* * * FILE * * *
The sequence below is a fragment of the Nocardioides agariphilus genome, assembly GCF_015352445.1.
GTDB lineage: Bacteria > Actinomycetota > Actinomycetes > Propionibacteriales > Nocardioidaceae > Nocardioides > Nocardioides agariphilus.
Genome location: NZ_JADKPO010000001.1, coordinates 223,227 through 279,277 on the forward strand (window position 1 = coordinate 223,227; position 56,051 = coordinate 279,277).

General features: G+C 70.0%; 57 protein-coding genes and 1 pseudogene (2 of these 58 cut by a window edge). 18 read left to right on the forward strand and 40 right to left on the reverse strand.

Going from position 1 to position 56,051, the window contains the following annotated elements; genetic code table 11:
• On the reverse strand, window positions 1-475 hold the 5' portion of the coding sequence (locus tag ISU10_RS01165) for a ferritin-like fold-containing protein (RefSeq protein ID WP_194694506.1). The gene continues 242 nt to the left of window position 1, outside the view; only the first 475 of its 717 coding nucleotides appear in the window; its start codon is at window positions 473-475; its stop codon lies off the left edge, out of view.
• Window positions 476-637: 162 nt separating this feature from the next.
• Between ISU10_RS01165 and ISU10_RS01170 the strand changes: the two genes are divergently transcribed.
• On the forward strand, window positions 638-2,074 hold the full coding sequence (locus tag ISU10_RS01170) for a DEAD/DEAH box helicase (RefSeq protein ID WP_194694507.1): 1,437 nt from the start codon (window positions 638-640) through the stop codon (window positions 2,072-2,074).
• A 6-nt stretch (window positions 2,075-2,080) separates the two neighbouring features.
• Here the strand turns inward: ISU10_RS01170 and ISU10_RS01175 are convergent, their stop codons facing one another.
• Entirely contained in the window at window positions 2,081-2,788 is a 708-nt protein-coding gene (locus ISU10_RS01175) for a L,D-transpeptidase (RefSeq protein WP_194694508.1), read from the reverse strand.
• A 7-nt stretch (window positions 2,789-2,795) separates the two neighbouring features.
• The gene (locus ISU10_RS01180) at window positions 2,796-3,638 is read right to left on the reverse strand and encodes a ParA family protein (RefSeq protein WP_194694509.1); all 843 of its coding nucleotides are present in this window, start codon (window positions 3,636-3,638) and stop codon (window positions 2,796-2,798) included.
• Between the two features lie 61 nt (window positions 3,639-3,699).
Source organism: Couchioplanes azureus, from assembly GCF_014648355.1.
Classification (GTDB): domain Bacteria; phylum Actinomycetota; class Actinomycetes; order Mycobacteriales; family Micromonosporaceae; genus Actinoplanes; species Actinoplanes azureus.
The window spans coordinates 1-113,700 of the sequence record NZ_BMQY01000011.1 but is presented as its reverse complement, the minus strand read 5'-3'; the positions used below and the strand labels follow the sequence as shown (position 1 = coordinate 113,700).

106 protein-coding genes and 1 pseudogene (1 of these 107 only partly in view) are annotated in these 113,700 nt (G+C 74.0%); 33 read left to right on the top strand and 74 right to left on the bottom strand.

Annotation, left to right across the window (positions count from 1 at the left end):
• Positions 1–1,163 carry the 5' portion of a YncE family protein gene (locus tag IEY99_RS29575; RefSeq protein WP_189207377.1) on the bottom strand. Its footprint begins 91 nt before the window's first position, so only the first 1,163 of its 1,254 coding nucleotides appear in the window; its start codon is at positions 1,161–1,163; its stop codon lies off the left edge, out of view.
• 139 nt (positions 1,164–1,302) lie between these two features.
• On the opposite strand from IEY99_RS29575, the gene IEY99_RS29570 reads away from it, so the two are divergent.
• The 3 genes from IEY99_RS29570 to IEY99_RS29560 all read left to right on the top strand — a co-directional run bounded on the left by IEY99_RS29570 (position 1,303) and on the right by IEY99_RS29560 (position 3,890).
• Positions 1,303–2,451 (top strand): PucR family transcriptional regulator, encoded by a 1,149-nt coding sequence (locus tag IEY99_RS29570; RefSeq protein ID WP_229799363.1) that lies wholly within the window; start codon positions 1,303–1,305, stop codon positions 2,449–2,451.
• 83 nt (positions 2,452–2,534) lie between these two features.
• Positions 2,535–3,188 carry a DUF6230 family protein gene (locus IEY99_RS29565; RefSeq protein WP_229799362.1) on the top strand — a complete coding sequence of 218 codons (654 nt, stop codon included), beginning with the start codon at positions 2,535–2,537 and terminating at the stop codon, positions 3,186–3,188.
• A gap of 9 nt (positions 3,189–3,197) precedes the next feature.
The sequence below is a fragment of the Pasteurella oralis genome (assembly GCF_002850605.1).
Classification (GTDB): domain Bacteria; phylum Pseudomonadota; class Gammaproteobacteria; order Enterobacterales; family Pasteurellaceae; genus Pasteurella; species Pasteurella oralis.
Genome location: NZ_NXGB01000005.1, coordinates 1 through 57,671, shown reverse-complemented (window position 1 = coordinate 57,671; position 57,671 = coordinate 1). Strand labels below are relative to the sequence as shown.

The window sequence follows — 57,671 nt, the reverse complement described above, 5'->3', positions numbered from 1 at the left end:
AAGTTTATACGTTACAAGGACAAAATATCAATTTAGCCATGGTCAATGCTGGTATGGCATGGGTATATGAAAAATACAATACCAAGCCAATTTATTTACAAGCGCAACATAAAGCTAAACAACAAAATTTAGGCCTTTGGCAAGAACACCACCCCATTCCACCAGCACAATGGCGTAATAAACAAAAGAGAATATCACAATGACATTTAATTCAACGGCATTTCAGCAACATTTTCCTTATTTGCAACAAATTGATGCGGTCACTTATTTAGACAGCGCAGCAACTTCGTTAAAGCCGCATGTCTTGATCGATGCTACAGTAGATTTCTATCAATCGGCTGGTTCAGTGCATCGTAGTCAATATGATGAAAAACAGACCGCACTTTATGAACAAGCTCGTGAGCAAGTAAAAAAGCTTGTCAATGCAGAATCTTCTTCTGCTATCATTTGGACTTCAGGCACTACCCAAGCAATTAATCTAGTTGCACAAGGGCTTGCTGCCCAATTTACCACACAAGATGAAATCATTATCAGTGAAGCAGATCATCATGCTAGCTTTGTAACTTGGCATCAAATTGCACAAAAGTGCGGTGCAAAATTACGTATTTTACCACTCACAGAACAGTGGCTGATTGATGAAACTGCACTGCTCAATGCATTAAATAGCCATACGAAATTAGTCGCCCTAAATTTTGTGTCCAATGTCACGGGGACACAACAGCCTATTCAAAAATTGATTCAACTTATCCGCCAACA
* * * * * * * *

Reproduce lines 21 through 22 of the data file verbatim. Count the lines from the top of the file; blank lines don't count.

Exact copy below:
• Positions 1–1,163 carry the 5' portion of a YncE family protein gene (locus tag IEY99_RS29575; RefSeq protein WP_189207377.1) on the bottom strand. Its footprint begins 91 nt before the window's first position, so only the first 1,163 of its 1,254 coding nucleotides appear in the window; its start codon is at positions 1,161–1,163; its stop codon lies off the left edge, out of view.
• 139 nt (positions 1,164–1,302) lie between these two features.